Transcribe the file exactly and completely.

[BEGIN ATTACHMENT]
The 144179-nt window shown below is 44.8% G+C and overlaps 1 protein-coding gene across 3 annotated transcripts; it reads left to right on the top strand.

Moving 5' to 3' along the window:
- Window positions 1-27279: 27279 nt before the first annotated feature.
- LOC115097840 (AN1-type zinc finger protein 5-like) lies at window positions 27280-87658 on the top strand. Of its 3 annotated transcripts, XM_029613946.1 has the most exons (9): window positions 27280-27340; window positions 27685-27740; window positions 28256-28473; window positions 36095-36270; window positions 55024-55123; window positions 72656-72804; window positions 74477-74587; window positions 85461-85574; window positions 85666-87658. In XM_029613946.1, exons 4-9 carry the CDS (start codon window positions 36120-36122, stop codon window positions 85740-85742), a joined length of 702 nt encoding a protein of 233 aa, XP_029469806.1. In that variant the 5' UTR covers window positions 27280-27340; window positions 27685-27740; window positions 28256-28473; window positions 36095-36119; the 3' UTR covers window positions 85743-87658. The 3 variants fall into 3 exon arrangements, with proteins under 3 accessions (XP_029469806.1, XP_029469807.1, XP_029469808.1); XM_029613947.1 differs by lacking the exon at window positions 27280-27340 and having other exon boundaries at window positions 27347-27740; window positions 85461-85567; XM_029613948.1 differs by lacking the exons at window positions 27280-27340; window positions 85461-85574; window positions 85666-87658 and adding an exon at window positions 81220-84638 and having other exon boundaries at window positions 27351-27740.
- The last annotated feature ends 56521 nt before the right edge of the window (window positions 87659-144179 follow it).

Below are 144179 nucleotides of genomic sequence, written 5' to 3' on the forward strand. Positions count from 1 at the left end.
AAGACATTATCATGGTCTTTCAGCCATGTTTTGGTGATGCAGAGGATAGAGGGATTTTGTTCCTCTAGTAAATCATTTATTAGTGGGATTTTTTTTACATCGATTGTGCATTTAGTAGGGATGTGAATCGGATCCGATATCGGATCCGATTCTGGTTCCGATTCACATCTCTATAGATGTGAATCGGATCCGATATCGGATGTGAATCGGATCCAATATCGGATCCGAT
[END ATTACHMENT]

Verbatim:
The 144179-nt window shown below is 44.8% G+C and overlaps 1 protein-coding gene across 3 annotated transcripts; it reads left to right on the top strand.

Moving 5' to 3' along the window:
- Window positions 1-27279: 27279 nt before the first annotated feature.
- LOC115097840 (AN1-type zinc finger protein 5-like) lies at window positions 27280-87658 on the top strand. Of its 3 annotated transcripts, XM_029613946.1 has the most exons (9): window positions 27280-27340; window positions 27685-27740; window positions 28256-28473; window positions 36095-36270; window positions 55024-55123; window positions 72656-72804; window positions 74477-74587; window positions 85461-85574; window positions 85666-87658. In XM_029613946.1, exons 4-9 carry the CDS (start codon window positions 36120-36122, stop codon window positions 85740-85742), a joined length of 702 nt encoding a protein of 233 aa, XP_029469806.1. In that variant the 5' UTR covers window positions 27280-27340; window positions 27685-27740; window positions 28256-28473; window positions 36095-36119; the 3' UTR covers window positions 85743-87658. The 3 variants fall into 3 exon arrangements, with proteins under 3 accessions (XP_029469806.1, XP_029469807.1, XP_029469808.1); XM_029613947.1 differs by lacking the exon at window positions 27280-27340 and having other exon boundaries at window positions 27347-27740; window positions 85461-85567; XM_029613948.1 differs by lacking the exons at window positions 27280-27340; window positions 85461-85574; window positions 85666-87658 and adding an exon at window positions 81220-84638 and having other exon boundaries at window positions 27351-27740.
- The last annotated feature ends 56521 nt before the right edge of the window (window positions 87659-144179 follow it).

Below are 144179 nucleotides of genomic sequence, written 5' to 3' on the forward strand. Positions count from 1 at the left end.
AAGACATTATCATGGTCTTTCAGCCATGTTTTGGTGATGCAGAGGATAGAGGGATTTTGTTCCTCTAGTAAATCATTTATTAGTGGGATTTTTTTTACATCGATTGTGCATTTAGTAGGGATGTGAATCGGATCCGATATCGGATCCGATTCTGGTTCCGATTCACATCTCTATAGATGTGAATCGGATCCGATATCGGATGTGAATCGGATCCAATATCGGATCCGAT